The 13th Symposium on Boundary Layers and Turbulence

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A CLOSURE FOR ANALYSIS OF BOUNDARY LAYER TURBULENCE CORRELATIONS

George Trevino, CHIRES, Inc, Houghton, MI; and E. L. Andreas
The anisotropy of boundary layer turbulence dictates there are at least two independent time- and height-dependent time scales characterizing the correlation behavior of the turbulence. A useful model for second-order correlation analysis of boundary layer turbulence thus consists of characterizing the instantaneous turbulence velocity u(Z,t) as the sum of two independent velocities. Here u(Z,t) is the longitudinal component of the turbulence measured as a time series at a height Z above the ground.

One of these velocities designates the isotropic part of the turbulence and scales with one scale while the other designates the anisotropic part and scales with a different scale. With this model, though, the key to an effective scale-characterization of the anisotropy requires a model of the isotropic sub-structure which reflects all known features of the autocorrelation f of the isotropic part in: (i) the dissipation range; (ii) the inertial subrange; and (iii) the large-scale domain.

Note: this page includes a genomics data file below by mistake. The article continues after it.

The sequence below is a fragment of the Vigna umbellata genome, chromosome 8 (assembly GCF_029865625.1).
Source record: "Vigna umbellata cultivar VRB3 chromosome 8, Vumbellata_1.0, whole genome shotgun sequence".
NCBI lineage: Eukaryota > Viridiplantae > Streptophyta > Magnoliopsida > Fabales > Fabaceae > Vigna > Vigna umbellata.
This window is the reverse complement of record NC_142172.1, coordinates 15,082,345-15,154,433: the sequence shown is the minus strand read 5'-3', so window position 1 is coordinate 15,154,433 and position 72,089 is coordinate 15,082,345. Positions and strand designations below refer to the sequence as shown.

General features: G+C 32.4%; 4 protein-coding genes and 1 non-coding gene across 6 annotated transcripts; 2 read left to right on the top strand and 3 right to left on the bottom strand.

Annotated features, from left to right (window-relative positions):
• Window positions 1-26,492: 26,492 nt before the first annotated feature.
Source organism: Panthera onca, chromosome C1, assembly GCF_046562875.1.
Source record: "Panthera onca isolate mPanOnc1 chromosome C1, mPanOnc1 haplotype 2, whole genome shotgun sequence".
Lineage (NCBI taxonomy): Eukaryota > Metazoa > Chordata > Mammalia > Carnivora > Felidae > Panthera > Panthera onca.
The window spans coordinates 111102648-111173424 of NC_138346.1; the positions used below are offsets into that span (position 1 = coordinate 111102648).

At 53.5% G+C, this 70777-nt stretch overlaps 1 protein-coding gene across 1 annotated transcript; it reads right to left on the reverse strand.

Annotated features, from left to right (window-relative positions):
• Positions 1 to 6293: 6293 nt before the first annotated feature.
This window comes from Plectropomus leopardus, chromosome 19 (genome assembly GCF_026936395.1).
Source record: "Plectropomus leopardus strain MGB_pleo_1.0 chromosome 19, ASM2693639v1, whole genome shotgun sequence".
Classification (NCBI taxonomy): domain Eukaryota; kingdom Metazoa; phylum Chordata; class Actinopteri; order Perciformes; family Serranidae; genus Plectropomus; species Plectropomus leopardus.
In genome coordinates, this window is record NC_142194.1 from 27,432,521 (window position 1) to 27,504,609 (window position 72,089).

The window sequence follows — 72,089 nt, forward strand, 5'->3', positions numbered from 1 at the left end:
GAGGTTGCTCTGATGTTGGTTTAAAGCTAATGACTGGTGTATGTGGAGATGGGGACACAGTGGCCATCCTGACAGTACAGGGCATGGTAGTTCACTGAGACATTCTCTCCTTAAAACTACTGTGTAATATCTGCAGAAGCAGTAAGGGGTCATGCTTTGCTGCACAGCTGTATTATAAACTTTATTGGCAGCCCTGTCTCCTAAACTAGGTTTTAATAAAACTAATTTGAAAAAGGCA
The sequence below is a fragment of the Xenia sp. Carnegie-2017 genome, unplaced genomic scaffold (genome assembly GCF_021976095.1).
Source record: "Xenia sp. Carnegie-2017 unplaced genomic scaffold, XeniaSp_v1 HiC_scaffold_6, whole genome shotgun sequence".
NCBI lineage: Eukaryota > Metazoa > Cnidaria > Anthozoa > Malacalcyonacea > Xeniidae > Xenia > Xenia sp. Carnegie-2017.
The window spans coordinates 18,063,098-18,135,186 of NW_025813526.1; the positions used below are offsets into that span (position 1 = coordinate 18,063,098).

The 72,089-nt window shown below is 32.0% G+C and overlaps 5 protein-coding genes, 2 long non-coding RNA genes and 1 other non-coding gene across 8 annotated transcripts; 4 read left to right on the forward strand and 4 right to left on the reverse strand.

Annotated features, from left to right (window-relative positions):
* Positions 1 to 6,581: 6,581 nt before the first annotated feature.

We propose a simple closure for the K‡rm‡n-Howarth (K-H) equation which produces the correct features emphasized above. By "simple" we mean a closure in which the transfer term in the K-H equation is linear in the first derivative of f and thus yields an f which is greater than or equal to zero for all values of the time-lag (tau). The physical implications of this consequence are discussed. The proposed closure is a combination of the closures reported by Oberlack and Peters (1993) and Domaradzki and Mellor (1984) and invokes a formulation employed by Batchelor (1951) to capture the tau**2/3 dependence in f.

This approach will be tested using real atmospheric boundary layer turbulence data.

Batchelor, G. K., Proc. Camb. Phil. Soc. 47, 359 (1951).

Domaradzki, J. A., and Mellor, G. L., J. Fluid Mech. 140, 45 (1984).

Oberlack, M. and Peters, N., Appl. Sci. Res. 51, 533 (1993).

The 13th Symposium on Boundary Layers and Turbulence